Aristotle’s first answer to “what is being” is ousia. Rather than translating the term, it’s better to approach it through the various things that Aristotle says about it. So what does he say?
The question “what is being” clearly is a particular case of seeking an answer to the question “what something is”. But there is more than one answer to such a question. John, for example, is six feet tall, or two-hundred pounds, or ten feet from Billy’s cow; and “white” is a color on the French flag or an essential color in snow-globes. Now all of these answers can truthfully fill in the blank when we ask “John is ______” or “white is _____”, and so they all give an answer to the question of what John or white is; but none of them answers the question without qualification. Someone who is really in doubt about what John is or what white is (say, someone learning English or first investigating the physics of color) doesn’t want to be told just anything that can truthfully fill in the blank in a question, but something fundamental among the possible answers. Ousia is thus the answer that we give to the question “what is being” when the question is without qualification – whatever that is. Ousia in this sense is opposed to what truthfully answers what something is only in a qualified way. This can be called “the accidental” but we must point out right away that it is not (initially) the same thing as what Aristotle calls “an accident”. The unqualified answer to “what is white” is the ousia of white, even though white is an accident.
But though there is an ousia of white or jogging, nevertheless such things do not first answer the particular question “what is a being?” Just as an unqualified answer to “what is hot” requires us to speak of something that is hot by itself (and not, say, a coffee cup, that might be hot if something else heats it) so too the answer to the question “what is being” requires us to speak of something that can be by itself. Aristotle calls this being able to be koris, that is, “separable” or “independent” (as most translations put it), but it is simply the first condition for what an answer has to be to the question “what is being?” It would have to be what can be by itself, independently of the action or existence of something other. By such a criterion, qualities and relations and positions and privations and other things like them cannot be ousia, and ousia is opposed to them.
The intimacy between ousia and the unqualified answer to the question “what is being?” means that one f the first and most obvious answers to “what is ousia” is “whatever answers the question of what it is to be”. Aristotle refers to this thing all the time – it’s his to ti aen einai or, in Latin, quod quid erat esse. The crucial word in this constructed idiom is the to ti or quid, that is, “the what” (Latin was late in developing the definite article, and so a better idiom would be ly or illud quid erat esse.) This “ti” or “quid” is what makes it an answer to the question “what is being?” To save time, the Medievals used the term essentia to refer to this quod quid erat esse, which was fine since they knew what the term was standing in for. But for a contemporary English speaker to refer to it as essence from the get-go will assure that he has no idea what he is speaking about, or why Aristotle was saying anything true. Aristotle’s to ti aen einai is simply obviously an answer to what being is; an English speaker’s essence is not. Nevertheless, Aristotle’s idiom is not a mere repetition of “what is being” in another form, for Aristotle introduces the notion of einai, that is esse or “be” as an infinitive. Just as running is whatever it is to run, being is whatever it is to be.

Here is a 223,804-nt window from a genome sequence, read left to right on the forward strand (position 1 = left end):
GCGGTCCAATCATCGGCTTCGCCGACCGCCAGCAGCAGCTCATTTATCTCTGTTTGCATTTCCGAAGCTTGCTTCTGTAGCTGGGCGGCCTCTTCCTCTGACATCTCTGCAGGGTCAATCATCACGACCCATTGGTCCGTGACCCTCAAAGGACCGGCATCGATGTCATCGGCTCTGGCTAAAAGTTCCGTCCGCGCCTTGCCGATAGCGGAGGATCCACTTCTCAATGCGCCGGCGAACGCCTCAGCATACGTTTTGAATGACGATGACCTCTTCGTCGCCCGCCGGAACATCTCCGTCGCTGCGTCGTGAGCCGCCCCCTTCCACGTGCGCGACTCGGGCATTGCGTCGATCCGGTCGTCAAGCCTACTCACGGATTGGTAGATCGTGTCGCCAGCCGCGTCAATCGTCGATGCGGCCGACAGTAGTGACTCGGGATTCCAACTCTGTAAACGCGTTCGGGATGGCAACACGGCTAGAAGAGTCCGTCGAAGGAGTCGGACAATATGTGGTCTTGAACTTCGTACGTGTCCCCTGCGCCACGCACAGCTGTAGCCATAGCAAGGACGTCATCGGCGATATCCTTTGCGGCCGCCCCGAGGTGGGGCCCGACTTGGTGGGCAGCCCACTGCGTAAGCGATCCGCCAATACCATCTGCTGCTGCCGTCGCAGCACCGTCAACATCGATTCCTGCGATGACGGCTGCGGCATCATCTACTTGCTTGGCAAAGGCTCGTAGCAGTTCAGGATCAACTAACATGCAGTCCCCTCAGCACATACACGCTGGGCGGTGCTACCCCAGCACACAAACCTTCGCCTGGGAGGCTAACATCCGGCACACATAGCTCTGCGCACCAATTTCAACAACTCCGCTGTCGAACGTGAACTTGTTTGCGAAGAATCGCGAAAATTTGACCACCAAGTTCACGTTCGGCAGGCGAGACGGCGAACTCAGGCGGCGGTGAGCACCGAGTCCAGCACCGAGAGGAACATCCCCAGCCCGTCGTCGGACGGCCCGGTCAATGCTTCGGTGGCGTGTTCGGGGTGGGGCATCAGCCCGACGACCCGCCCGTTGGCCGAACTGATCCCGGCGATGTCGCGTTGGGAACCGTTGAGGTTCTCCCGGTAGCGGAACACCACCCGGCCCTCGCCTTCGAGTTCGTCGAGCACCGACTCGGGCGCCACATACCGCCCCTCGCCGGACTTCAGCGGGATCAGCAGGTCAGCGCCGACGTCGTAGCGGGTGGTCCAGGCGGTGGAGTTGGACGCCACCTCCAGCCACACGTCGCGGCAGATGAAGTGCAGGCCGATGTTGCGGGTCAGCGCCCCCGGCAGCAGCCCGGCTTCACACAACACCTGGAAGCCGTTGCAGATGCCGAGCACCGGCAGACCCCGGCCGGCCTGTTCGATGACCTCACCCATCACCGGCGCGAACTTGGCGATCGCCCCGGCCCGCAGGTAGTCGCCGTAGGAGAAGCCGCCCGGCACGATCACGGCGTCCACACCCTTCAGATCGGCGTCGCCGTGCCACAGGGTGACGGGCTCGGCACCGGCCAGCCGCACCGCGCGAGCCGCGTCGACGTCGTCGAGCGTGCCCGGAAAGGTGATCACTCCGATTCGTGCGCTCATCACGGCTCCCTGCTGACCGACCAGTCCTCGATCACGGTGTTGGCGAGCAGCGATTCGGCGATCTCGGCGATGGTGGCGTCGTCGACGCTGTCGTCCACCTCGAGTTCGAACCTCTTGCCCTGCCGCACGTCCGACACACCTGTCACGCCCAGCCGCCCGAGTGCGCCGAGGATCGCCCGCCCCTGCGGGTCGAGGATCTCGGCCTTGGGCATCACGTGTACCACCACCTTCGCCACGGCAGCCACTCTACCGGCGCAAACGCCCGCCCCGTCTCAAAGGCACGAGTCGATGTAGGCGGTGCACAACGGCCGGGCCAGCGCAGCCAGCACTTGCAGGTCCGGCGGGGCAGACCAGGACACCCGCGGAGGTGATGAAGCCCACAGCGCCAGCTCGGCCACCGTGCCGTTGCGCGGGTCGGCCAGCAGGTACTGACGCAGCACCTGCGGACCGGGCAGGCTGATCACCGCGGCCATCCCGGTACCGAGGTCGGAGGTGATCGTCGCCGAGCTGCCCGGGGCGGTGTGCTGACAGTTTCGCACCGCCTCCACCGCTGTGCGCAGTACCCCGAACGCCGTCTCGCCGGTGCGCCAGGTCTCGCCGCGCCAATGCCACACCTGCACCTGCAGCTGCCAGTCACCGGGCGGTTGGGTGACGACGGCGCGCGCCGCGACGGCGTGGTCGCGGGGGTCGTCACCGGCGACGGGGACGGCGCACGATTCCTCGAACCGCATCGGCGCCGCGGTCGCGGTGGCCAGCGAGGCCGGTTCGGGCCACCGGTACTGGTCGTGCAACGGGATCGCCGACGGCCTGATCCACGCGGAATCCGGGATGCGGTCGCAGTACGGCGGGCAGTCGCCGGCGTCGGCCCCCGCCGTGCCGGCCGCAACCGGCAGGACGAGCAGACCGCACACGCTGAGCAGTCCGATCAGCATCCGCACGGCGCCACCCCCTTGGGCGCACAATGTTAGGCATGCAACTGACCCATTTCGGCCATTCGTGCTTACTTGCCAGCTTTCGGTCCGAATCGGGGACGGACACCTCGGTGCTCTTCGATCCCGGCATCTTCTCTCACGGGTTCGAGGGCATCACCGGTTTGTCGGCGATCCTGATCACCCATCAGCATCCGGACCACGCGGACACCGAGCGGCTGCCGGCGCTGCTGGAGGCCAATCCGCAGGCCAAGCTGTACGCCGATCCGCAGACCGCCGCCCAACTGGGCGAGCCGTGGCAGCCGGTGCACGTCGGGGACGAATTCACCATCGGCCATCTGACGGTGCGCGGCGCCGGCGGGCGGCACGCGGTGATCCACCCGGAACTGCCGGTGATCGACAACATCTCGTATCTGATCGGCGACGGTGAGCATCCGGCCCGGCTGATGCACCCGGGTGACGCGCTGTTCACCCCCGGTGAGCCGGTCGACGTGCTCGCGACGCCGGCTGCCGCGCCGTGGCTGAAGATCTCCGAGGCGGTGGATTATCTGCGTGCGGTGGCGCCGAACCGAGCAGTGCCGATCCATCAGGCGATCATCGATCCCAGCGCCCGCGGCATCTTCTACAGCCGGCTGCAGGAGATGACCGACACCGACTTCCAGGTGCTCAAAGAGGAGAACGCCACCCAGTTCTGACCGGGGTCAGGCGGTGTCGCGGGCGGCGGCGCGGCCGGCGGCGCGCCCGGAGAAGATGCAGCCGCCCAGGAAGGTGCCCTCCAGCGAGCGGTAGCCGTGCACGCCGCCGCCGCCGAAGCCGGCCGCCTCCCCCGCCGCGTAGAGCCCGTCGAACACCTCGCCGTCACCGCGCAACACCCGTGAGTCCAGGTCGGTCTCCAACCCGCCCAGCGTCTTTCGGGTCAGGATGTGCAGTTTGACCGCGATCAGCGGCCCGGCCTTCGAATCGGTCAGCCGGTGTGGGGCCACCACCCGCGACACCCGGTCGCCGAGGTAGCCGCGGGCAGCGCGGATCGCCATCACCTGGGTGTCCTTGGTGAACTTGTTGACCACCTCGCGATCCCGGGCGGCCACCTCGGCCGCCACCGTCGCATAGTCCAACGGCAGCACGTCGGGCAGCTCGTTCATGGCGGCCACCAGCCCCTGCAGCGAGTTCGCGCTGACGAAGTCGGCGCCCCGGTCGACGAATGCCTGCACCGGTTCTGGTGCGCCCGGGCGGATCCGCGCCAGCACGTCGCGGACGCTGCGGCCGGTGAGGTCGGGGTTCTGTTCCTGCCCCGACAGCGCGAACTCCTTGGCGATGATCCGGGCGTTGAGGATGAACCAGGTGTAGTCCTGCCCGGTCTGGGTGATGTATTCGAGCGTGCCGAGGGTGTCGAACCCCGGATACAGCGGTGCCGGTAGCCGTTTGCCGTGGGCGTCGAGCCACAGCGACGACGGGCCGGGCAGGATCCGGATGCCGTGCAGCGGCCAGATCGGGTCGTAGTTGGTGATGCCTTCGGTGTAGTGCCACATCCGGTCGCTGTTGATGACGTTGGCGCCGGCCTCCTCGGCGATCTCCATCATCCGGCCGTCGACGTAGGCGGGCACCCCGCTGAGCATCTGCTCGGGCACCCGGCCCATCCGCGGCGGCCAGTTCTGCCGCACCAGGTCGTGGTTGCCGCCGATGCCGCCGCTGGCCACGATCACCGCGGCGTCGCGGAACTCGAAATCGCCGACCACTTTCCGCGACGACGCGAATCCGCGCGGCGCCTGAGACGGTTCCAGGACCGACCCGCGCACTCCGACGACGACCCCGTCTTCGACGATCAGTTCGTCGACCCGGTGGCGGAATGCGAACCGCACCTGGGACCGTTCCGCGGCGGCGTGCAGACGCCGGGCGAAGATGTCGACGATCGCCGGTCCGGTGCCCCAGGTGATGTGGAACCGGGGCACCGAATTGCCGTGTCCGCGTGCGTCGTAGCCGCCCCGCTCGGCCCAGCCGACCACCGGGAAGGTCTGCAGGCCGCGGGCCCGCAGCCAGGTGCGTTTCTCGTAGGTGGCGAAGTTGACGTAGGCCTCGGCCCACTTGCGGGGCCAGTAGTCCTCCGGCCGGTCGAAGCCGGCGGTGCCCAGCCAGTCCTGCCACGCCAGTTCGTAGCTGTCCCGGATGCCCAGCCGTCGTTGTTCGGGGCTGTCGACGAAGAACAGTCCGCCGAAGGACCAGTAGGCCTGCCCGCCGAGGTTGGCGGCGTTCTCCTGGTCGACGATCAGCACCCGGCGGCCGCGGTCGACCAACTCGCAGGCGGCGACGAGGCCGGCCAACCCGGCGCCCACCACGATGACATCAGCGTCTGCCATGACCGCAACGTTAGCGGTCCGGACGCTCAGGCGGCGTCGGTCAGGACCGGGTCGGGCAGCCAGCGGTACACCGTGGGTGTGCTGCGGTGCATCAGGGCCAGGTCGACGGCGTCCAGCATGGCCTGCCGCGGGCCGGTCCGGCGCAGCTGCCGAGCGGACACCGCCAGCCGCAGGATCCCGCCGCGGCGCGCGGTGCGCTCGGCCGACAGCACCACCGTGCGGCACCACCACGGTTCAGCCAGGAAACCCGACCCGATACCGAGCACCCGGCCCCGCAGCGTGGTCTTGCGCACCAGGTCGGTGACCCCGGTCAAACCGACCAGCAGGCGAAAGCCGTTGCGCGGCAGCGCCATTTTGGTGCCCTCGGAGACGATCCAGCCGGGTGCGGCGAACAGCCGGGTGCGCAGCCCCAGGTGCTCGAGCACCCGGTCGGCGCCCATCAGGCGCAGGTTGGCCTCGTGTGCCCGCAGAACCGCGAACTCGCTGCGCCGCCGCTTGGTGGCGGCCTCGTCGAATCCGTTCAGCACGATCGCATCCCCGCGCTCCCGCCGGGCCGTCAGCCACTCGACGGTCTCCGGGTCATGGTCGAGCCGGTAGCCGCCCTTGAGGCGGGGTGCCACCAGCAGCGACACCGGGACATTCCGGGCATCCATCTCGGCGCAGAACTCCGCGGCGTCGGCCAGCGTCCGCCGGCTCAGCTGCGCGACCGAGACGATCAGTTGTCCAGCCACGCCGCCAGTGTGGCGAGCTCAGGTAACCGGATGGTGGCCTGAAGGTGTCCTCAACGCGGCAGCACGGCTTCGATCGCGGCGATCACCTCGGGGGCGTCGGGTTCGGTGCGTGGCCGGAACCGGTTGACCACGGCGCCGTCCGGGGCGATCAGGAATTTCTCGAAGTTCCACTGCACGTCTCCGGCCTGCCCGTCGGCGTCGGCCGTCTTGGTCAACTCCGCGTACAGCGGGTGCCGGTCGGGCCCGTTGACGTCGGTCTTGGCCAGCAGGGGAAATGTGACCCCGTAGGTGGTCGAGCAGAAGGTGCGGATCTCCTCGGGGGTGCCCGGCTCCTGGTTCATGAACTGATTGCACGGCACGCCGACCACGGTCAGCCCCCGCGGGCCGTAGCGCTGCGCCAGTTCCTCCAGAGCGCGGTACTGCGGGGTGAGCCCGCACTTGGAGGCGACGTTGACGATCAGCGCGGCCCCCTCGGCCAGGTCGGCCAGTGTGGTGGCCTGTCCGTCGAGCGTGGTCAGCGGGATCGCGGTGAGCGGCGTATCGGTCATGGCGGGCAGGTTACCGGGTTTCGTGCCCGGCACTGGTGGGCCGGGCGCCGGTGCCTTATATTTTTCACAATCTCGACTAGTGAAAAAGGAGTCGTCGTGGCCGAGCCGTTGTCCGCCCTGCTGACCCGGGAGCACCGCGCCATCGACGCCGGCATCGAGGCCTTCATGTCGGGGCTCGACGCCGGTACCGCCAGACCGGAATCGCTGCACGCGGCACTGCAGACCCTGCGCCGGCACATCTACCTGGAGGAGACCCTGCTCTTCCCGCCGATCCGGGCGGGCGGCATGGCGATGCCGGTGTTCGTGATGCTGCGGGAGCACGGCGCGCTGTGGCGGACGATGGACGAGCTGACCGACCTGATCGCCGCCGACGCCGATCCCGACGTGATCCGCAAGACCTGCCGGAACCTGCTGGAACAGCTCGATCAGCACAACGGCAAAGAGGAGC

But not all things are such that there is an answer to the question of what they are without qualification, and so not all have a to ti aen einai. The basic problem is that not every thing is a kind of thing. A green house is certainly a thing, but it does not follow that it is a kind of house. An enumeration of all the kinds of houses would speak of ramblers, colonials, split-entry, etc. but not “green houses”. It is not one of the divisions that architects or Realtors speak of. There are all kinds of things that exist but are not sorts of things. Here again, Aristotle is eliminating another sense of what is simply accidental from the notion of ousia. Being in this sense is what is specific or generic, though not in the biological sense of a “genus” or a “species” but in the sense of what is a kind of thing as opposed to a merely accidental unity – even if this accidental unity truly exists. Such a sense is not utterly unrelated to the biological sense (biologists would not study, say, “mice with at least two feet”, since this is simply not a sort of mouse) but it is not an answer to a properly biological question either.
Aristotle thus gradually – by a series of imperceptible steps, each of which is so obvious as to be almost banal – slowly isolates being by separating it from the accidental – first what is accidental in predication, then in being, then by lacking a proper kind. He then has to isolate the sense of “being” from the various candidates that are not accidental – matter and the universal or general kind. We’ll look at matter in part II; the universal in part III.